Termination of protected business tenancies – Supreme Court ruling
A recent Supreme Court decision may result in an increase in contracted out tenancies. Coodes Solicitors’ Commercial Disputes Associate Abi Lutey discusses why landlords, who are seeking to recover possession of a commercial property should not attempt to manufacture a ground to oppose renewal.
Part II of the Landlord and Tenant Act 1954 states that a tenant who leases a property for the purpose of his business will be protected and have the right to renew the tenancy at the end of the lease.
The landlord and the tenant can agree to contract out of this right, however, if they don’t terms must be agreed for a fresh lease or the renewal opposed by the landlord at the end of the lease term.
There are seven grounds on which a renewal can be opposed which are set out in Section 30 (1) of the Landlord and Tenant Act 1954.
- Breach by the tenant of his repairing obligation
- Persistent delay in paying rent
- Other substantial breaches or any other reason connected with the tenants use of, or management of, the property
- Offer of suitable alternative accommodation
- Sub-tenancy of part
- Demolition or reconstruction; or
- The landlord’s intention to occupy.
Grounds d, f and g are mandatory grounds, which attract statutory compensation payable to the tenant.
Most commonly a landlord will seek to use ground f to oppose the renewal of a lease.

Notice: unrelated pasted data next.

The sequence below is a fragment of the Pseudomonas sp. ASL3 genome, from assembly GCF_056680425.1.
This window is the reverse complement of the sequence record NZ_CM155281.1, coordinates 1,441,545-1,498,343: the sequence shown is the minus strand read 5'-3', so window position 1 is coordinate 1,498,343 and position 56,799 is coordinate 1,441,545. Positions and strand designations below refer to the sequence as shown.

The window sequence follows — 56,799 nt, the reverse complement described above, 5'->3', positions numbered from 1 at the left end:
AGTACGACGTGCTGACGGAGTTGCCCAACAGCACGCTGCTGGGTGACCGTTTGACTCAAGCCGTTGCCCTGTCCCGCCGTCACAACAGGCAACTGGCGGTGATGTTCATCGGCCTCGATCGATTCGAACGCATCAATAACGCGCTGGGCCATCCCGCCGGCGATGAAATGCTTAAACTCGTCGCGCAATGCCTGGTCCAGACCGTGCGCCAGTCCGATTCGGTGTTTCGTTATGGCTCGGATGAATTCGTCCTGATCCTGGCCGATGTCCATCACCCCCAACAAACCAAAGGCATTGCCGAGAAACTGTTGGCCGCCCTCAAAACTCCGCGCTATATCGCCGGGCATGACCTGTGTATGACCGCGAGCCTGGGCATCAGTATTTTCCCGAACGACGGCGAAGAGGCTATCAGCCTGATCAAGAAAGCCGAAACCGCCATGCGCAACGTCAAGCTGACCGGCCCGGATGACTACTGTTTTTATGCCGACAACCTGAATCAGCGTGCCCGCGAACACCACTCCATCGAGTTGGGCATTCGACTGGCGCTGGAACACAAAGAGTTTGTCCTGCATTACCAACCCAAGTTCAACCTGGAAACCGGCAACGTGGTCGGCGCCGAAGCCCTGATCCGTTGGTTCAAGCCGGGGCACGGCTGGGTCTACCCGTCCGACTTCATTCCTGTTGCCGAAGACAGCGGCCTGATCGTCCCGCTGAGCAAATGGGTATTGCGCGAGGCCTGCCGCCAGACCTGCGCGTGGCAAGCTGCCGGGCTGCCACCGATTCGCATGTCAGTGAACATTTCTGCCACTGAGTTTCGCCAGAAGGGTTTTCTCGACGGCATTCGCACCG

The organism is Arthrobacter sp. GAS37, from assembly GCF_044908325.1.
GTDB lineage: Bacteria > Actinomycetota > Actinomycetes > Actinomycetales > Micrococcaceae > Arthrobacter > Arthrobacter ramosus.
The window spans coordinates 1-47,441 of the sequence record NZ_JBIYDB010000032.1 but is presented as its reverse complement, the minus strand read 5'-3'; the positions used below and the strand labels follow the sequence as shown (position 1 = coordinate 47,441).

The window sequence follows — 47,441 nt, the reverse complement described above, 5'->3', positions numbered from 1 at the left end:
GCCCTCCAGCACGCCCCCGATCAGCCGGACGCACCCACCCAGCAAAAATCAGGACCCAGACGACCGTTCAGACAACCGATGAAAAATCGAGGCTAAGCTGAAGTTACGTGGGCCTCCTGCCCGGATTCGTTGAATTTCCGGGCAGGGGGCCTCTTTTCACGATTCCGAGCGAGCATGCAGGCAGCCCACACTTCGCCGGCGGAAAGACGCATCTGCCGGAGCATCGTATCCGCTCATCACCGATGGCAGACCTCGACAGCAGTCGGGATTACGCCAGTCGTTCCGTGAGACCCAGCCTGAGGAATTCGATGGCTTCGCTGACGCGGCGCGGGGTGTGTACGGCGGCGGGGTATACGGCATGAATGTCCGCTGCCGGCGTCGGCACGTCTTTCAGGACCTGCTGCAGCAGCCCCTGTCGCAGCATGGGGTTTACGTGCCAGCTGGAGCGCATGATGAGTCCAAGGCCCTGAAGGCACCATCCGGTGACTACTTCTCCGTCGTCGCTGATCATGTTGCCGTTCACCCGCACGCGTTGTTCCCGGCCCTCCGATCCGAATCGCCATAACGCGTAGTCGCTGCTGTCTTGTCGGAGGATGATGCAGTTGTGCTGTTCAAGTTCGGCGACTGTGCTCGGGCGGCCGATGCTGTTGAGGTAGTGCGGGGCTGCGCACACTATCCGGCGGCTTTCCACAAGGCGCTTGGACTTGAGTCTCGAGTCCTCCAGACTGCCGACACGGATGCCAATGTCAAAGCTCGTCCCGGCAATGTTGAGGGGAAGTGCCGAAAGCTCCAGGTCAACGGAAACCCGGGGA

A landlord previously only had to have the intention to redevelop or demolish, which was only required to be proven at the date of the court hearing as well as demonstrating a reasonable practical ability of carrying out the work.
However, a recent Supreme Court ruling in the case of S Franses Ltd v The Cavendish Hotel (London) Ltd  means that a tenant is now more secure when faced with a potentially contrived plan for redevelopment by the Landlord in an attempt to recover possession of the property.
In S Franses Ltd v The Cavendish Hotel (London) Ltd , it was clear that the landlord’s intention was to recover possession. Not only was the tenant’s request for renewal opposed, the tenant was also served with a notice for alleged breaches of covenant.
A County Court ruling refused to allow the tenant a fresh tenancy as the landlord had a ‘firm and settled intention to redevelop’. This decision was made despite a director admitting that the proposed works were not financially viable and if the tenant left voluntarily, they would not be carried out.
Although the High Court upheld the County Court ruling, Mr Franses was permitted to go straight to the Supreme Court, which ruled that a landlord’s intention to demolish or reconstruct must exist independently of a tenant’s statutory claim to a tenancy.
Mr Franses’ request for a fresh tenancy was, therefore, successful.
This will mean that a landlord’s opposition to lease renewal which is reliant on demolition or redevelopment (ground f), will now be scrutinised more closely. The Courts will be particularly looking to establish if the works would still be carried out if a tenant left the property.